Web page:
Food Liquids

Review: St. Ambroise Framboise raspberry ale

St. Ambroise Framboise raspberry ale, a curious beer from Montreal that's only around for a limited time.

I quite like the St. Ambroise pale ale made by Montreal’s McAuslan Brewing, a beer that grew on me during repeated visits to Quebec. From watching shows in makeshift venues at Pop Montreal to reading the paper at Ziggy’s on Crescent Street, a cold St. Ambroise pale ale helped complete the Montreal experience on more than one occasion.

Since then, I’ve tried a couple of other St. Ambroise beers, and I was curious to sample the new summer seasonal Framboise (that means raspberry), which showed up at my friendly neighbourhood Edmonton liquor boutique.

The Look: Comes in a 4-pack, not the standard 6. Pours a cloudy reddish brown with a foamy dull pink head that lasts. Nice lace, too.

The Taste: The raspberry leaps out from the first sniff of aroma, as does a distinctive yeast smell. Lightly sweet with lots of tartness and bitterness. The raspberry is at the front, though the aroma is fresher than the taste. The hops are grassy, not floral. It’s more astringent than I was expecting, more challenging than easy-drinking. I think I like it, but I wouldn’t want more than one in a session.

Pairs With: Nice on its own, to be sipped on the deck. Could work with sweet berry desserts or grilled red meat.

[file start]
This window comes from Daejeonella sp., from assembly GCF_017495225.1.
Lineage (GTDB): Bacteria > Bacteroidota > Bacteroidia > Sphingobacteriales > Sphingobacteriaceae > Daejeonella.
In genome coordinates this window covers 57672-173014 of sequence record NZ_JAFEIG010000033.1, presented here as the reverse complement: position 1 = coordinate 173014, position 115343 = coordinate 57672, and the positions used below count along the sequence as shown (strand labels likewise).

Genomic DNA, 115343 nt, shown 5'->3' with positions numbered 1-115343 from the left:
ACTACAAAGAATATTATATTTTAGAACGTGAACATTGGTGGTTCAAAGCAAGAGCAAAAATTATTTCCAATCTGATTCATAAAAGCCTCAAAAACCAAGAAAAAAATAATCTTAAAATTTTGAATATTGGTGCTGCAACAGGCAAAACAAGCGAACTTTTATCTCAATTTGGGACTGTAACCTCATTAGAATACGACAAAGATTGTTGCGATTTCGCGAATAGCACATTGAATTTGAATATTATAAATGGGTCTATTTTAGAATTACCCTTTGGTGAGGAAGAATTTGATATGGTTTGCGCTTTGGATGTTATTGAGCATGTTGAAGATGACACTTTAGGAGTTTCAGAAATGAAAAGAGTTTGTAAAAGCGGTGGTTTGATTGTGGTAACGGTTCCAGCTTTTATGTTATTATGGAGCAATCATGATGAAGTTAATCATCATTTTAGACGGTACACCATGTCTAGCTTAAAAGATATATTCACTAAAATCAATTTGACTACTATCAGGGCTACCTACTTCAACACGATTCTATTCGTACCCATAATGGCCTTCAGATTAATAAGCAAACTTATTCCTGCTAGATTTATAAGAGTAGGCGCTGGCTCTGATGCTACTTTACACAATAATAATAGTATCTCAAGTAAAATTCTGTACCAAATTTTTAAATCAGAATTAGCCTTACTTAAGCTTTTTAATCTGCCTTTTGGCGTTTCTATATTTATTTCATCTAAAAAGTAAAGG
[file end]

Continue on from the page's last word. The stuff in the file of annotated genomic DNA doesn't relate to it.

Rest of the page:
RATINGS AND DETAILS

Cost: $9.99 for a 4-pack of 341 mL bottles at Devine Wines in Edmonton.

Value for cash money: Decent. Easy math says $2.50 per bottle.

Availability: Limited. It’s only available in the summer. Locations in Alberta can be found online through the fancy Liquor Connect database.

Nutrition?: It’s beer. Moderation, baby.

Beerish power: 5 % a.b.v.

The verdict: Nice. Manages to bring plenty of raspberry flavour to a beer without even remotely flirting with the vodka-cooler category. Complicated enough to challenge your taste buds.

5 Comments

  1. I have one bottle left. of a four-pack of the St. Ambroise Scotch Ale. Historical note, according to Nicholas Pashley(in Cheers! A History Of Beer In Canada), Jesuit Brother Ambroise was Canada’s first institutional brewer in 1646…for his fellow monks. Malty sweetness with vanilla & butterscotch notes – it’s ok but nothing special(better Scotch Ales out there, like the Kilt Lifter from Pike Brewing). I quite liked Dieu du Ciel’s Equinoxe du Printemps too. a wee heavy(arguably, some would say)made with maple syrup.

    • Iain Ilich

      I’ve got Pashley’s book, and I plan to read it sooner rather than later. 🙂

      Also, if maple is your thing, the maple stout from Cannery is superb.

  2. I just noticed, on the website I mentioned in regard to the Anchor review – http://www.beercook.com , that there’s a recipe for Raspberry Ale Chicken. There’s aqlso one for a raspberry amber marinade, using raspberry preserves & an amber ale. Hmm.

  3. Disappointment to report on the fruit-beer front. The Fernie Brewing Company’s What The Huck, huckleberry wheat ale…I can see it being a good marinade for pork, but ideally bolstered by a good splash of blueberry or saskatoon berry syrup.

    • Iain Ilich

      Thanks! I just recently spotted a bottle of What the Huck at a liquor store, and I was wondering if it was any good. Fruit beers are tough to get right. Sometimes there’s hardly any fruit flavour, and other times they’re dry as a soda cracker. 🙂

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